Earlier today, Reddit user PhoenixPoint and ResetEra member Madjoki found out that the Epic Games Launcher may be collecting your Steam history at startup. As part of their investigation, they found that at startup, the Epic Games Launcher searches your local computer for a Steam install. If it finds that Steam is installed, it then apparently proceeds to pull a list of files typically stored in your Steam Cloud. This data includes game saves for all users that have logged in to Steam on your computer.

Madjoki also found that it pulls a list of your Steam friends and their name history. Now, the friends thing isn't too unusual because the Epic Games Launcher does allow you to import your Steam friends to see if they have an Epic Games account.

Here is what Madjoki has found thus far.

Epic Games Launcher on start up searches for Steam install and proceeds to get list of files in your Steam Cloud (this includes mostly game saves for every user that has logged in on your PC).

Steam Cloud is stored under userdata\[account id]\ if you wanna check.

It will also create encrypted copy of config\localconfig.vdf.
This file contains your steam friends, their name history (groups you're part of, are considered "friends").

It seems friends might be used for friends suggestions, but I don't even use that feature and it collects more than that.

While it's called "localhistory" it is synced from cloud

It will read, encrypt and then write copy to: C:\ProgramData\Epic\SocialBackup\RANDOM HEX CODE_STEAM ACCOUNT ID.bak
It will also keep historical entries there.

As for contents of file:

Example of friends entry:
Click image for larger version

Name:	MEgXCG2.png
Views:	1
Size:	9.9 KB
ID:	3493711


Play history, will contain last playtime:
Click image for larger version

Name:	5peS608.png
Views:	1
Size:	31.7 KB
ID:	3493710

300 = Day of Defeat

Code:
"300"
{ "LastPlayed"  "1384125348"}
(1384125348 is unix timestamp near end of 2013). Apparently I have played this then.

To replicate these findings you can use Microsoft's Process Monitor:

https://docs.microsoft.com/en-us/sys...nloads/procmon

It's recommended to add filter: "ProcessName is EpicGamesLauncher.exe" otherwise there will be tons of crap. Also you can set Drop Filtered events to save on memory.

First step is finding out where Steam is:
Click image for larger version

Name:	TYgs6Hg.png
Views:	1
Size:	20.8 KB
ID:	3493709

Then it will enumerate everything in Steam Cloud.

It doesn't seem to read anything, but just names of all your saves of games:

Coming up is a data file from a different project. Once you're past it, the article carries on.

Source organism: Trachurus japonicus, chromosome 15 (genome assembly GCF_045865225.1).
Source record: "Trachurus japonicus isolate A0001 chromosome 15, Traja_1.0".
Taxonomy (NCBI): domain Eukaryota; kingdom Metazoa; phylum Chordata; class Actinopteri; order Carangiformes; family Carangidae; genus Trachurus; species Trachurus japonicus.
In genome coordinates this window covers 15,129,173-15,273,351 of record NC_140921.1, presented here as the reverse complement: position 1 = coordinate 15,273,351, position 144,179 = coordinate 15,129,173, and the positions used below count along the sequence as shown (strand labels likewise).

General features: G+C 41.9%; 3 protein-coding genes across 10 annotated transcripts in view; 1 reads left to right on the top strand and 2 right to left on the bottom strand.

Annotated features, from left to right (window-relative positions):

Click image for larger version

Name:	s7aZl70.png
Views:	1
Size:	192.5 KB
ID:	3493708


Then it will read localconfig.vdf:
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Name:	qpgGA4s.png
Views:	1
Size:	283.5 KB
ID:	3493707


after it's done:
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Name:	8pGAeFK.png
Views:	1
Size:	85.1 KB
ID:	3493706

42834588 = steam account id

76561197960265728 + account id = steam id = 76561198003100316 (this is my account)
The problem with all of the non-Steam friends related data is the fact that Epic, by way of the Epic Games Launcher, pulls your list of played games and last played time prior to you ever granting them permission to do so. This is done without any forward facing notification. It's also done prior to any permissions being granted by the end user to scrape this data. It's also odd that Epic would choose to scrape this Steam information and not use the readily available free Steam API that other major studios have used (EA with Apex Legends, for example) without issue.

Epic Games did issue a response. This statement comes from Daniel Vogel, VP of Engineering at Epic Games.

We use a tracking pixel (tracking.js) for our Support-A-Creator program so we can pay creators. We also track page statistics.

The launcher sends a hardware survey (CPU, GPU, and the like) at a regular interval as outlined in our privacy policy(see the “Information We Collect or Receive” section). You can find the code here.

The UDP traffic highlighted in this post is a launcher feature for communication with the Unreal Editor. The source of the underlying system is available on github.

The majority of the launcher UI is implemented using web technology that is being rendered by Chromium (which is open source). The root certificate and cookie access mentioned above is a result of normal web browser start up.

The launcher scans your active processes to prevent updating games that are currently running. This information is not sent to Epic.

We only import your Steam friends with your explicit permission. The launcher makes an encrypted local copy of your localconfig.vdf Steam file. However information from this file is only sent to Epic if you choose to import your Steam friends, and then only hashed ids of your friends are sent and no other information from the file.

Epic is controlled by Tim Sweeney. We have lots of external shareholders, none of whom have access to customer data.

Daniel Vogel
VP of Engineering
Epic Games Inc.
No, the github links probably won't work for you. You apparently need to tie your github account with your Epic account to be allowed access to those specific links.

Of course, the statement from Vogel doesn't address why any data has been scraped prior to a user giving their consent to do so. This is actually illegal to do this throughout Europe thanks to GDPR. GDPR says that you need to specifically state what data you would be collecting. A user than has to grant permission for this to happen. It is only after permission has been granted can the data be collected.

I'm sure we'll have more information on this one as it develops.